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2 Sep 2014


By Richard Moss @ gizmag.com

Researchers at Rice University’s Laboratory for Nanophotonics (LANP) have developed a new image sensor that mimics the way we see color by integrating light amplifiers and color filters directly onto the pixels. The new design enables smaller, less complex, and more organic designs for CMOS (complementary metal-oxide semiconductor) sensors and other photodetectors used in cameras.

Conventional image sensors work by first converting light into electrical signals, then combining that information with the red, green, and blue color data determined by separate filters (or, especially in low-end cameras, a single filter array that uses a mosaic pattern to interpret colors). But this approach adds bulk to the sensor, and the filters gradually degrade under exposure to sunlight.

Nature inspires color-sensitive, CMOS-compatible photodetector - [Link]

24 Apr 2013


Raj from Embedded Lab informed us about his new Easy Pulse release (Version 1.1) that has improved performance over its predecessor. The new version uses a more robust sensor based on transmission PPG principle where an IR LED illuminates a finger tip from one side and a photodetector receives the transmitted light from other side. The photodetector output is filtered and amplified to obtain a nice and clean PPG waveform, which can be further processed by a microcontroller to obtain vital information about the cardiovascular system. The Easy Pulse is also available for purchase on Tindie.

Easy Pulse PPG sensor for measuring pulse rate – [Links]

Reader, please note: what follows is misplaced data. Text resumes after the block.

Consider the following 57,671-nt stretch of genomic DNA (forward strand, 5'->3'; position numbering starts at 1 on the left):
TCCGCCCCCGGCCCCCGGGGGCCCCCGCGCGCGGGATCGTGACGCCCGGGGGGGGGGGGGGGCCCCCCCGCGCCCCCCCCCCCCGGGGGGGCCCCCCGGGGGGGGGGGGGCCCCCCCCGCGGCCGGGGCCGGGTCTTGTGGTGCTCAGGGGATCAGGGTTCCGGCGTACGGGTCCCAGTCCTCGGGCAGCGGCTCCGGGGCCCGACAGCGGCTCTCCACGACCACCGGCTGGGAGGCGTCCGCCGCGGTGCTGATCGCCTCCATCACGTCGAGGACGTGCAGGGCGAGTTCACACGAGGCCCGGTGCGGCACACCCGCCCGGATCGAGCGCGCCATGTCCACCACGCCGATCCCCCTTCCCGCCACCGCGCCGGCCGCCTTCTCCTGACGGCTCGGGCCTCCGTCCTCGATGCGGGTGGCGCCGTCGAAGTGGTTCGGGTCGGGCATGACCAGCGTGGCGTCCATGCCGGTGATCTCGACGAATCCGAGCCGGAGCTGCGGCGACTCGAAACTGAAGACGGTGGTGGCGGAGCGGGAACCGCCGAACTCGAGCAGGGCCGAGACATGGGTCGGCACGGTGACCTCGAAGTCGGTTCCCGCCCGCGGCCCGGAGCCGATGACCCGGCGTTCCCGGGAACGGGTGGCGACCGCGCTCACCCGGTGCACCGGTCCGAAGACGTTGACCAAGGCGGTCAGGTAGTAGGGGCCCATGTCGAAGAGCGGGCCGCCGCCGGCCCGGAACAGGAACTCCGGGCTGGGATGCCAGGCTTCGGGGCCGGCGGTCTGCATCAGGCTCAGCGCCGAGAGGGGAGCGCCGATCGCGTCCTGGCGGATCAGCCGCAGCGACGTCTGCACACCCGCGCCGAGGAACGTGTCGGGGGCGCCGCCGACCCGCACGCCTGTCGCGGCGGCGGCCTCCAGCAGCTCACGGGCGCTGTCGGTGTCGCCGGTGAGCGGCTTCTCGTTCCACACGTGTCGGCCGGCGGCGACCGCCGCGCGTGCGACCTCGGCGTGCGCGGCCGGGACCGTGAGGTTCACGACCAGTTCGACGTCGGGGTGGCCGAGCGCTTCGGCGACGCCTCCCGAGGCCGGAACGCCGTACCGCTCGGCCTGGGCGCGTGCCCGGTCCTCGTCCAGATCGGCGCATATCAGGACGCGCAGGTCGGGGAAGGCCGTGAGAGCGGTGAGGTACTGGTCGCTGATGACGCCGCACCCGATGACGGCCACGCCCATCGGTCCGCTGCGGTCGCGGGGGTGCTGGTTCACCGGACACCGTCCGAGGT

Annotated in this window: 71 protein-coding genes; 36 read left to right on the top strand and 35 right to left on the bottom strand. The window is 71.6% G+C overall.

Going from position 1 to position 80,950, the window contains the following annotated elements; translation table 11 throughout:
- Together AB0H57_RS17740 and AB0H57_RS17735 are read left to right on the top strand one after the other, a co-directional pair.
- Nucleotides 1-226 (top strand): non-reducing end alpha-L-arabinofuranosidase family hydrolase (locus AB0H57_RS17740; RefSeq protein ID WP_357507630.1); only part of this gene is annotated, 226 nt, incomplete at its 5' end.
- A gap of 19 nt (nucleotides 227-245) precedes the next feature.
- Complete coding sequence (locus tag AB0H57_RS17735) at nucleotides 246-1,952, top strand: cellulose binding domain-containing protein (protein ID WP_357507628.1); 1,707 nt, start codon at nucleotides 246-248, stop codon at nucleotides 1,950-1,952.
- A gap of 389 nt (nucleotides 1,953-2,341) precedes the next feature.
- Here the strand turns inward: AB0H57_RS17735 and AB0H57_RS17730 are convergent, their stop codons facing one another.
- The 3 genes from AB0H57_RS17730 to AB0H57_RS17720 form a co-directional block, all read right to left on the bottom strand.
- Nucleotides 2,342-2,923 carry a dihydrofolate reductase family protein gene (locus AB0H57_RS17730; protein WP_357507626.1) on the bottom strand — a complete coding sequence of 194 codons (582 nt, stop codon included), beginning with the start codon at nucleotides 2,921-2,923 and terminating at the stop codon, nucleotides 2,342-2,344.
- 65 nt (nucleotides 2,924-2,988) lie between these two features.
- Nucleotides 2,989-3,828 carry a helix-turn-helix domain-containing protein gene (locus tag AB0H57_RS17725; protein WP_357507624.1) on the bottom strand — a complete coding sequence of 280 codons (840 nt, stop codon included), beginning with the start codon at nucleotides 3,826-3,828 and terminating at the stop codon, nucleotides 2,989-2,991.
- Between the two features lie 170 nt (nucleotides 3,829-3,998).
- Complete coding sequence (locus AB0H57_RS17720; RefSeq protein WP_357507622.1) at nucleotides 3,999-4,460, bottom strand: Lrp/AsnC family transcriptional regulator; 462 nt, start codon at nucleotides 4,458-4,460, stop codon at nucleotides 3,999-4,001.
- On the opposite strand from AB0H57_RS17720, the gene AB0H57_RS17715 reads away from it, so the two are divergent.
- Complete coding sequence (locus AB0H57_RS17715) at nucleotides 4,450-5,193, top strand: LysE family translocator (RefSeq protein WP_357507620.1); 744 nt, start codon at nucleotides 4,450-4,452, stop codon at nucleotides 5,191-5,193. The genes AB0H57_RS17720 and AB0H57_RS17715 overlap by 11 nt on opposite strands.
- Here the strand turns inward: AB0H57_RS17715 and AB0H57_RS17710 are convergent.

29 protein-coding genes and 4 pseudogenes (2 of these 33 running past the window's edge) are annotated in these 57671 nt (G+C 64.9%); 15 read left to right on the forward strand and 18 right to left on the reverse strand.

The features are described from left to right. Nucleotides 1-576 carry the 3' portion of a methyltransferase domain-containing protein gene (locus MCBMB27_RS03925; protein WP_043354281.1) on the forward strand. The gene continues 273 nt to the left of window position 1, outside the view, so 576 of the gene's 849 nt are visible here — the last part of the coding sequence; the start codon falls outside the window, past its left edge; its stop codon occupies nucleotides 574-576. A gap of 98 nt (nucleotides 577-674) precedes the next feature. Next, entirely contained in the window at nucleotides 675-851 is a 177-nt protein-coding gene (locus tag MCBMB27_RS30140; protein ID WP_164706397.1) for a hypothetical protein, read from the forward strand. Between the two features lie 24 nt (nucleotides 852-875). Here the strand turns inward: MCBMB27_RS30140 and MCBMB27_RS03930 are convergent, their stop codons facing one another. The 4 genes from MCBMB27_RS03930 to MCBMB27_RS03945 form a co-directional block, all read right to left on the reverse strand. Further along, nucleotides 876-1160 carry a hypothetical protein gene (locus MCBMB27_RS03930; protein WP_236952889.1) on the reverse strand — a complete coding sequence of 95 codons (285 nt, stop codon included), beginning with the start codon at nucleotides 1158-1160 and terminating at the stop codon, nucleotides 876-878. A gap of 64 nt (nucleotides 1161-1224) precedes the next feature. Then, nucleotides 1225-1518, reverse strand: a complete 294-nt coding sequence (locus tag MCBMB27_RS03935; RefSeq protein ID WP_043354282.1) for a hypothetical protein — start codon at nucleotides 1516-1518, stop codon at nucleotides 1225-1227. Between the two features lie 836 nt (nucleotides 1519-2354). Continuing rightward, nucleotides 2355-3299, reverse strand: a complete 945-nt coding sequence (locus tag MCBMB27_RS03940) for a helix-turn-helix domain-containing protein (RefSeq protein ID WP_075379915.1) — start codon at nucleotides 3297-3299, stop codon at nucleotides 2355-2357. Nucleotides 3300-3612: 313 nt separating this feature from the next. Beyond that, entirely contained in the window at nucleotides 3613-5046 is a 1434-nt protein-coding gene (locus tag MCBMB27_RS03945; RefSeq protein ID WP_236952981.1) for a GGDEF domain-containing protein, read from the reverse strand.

9 Jan 2012

Conventional CMOS image sensors, which are the preferred choice for digital photography in both professional and consumer devices thanks to their low cost and low power consumption, are not suitable for low-light applications such as X-ray or astronomical photography because the large pixel cells necessary to compensate for low light levels do not allow high readout speeds. A new, patented optoelectronic component developed by researchers at the Fraunhofer Institute for Microelectronics eliminates this problem.

Conventional CMOS image sensors use pinned photodiodes (PPDs) to convert the light into electrical signals. However, with pixels above a certain size they cannot support the readout speeds typically needed in low-light applications. To solve this problem, the Fraunhofer researchers developed a new optoelectronic device called a lateral drift field photodetector (LDPD), in which charge carriers are driven to the collection electrode by an electric field at speeds up to 100 times the diffusion rate of charge carriers in PPDs. [via]

High-speed CMOS sensors yield better images - [Link]





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